The small, harmless, 4-meter near-Earth asteroid – now designated 2019 MO – created this bright flash when it struck Earth’s atmosphere on June 22, 2019, over the Caribbean. Images via RAMMB/CIRA/Colorado State University.
Scientists have confirmed a meteor impact with Earth’s atmosphere over the Caribbean last weekend. The bright flash was detected by by NOAA’s GOES-16 satellite and other meteorological satellites, showing the event occurred on Saturday, June 22, 2019, at around 5:25 p.m. EDT (21:25 UTC) some 170 miles (274 km) south of Puerto Rico. Astronomer Peter Brown, a meteor expert from Western University in Ontario, Canada, said that an infrasound station located in Bermuda did detect airwaves produced by the space rock’s impact in the atmosphere. The object is believed to have been a small asteroid, and it was unusual in that it was detected prior to its impact – in the hours before – by the Atlas (Asteroid Terrestrial-impact Last Alert System) in Hawaii. Brown said the impact was:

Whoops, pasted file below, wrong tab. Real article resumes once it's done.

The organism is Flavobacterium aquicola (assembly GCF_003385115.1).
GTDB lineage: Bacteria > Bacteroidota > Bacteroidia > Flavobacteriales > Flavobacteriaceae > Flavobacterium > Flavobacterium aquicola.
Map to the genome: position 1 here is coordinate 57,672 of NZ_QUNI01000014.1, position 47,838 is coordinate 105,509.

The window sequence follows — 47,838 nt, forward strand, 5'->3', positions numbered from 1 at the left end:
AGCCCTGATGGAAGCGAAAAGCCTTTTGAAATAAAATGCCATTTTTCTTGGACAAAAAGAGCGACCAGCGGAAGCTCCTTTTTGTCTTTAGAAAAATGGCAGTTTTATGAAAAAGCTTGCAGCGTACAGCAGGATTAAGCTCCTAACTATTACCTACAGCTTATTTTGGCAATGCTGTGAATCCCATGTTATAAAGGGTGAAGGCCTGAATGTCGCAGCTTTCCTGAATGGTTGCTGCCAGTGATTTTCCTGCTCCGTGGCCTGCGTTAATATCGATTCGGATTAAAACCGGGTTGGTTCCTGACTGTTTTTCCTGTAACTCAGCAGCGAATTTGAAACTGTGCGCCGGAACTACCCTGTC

Consistent - Kilotons - Energy
… consistent with 3 to 5 kilotons (of energy).
By contrast, the atomic bomb dropped on Hiroshima on August 6, 1945, exploded with an energy of about 15 kilotons of TNT. Both the energy released, as well as the observations made from the Atlas Observatory, suggest the June 22 space rock was about 13 feet (4 meters)...
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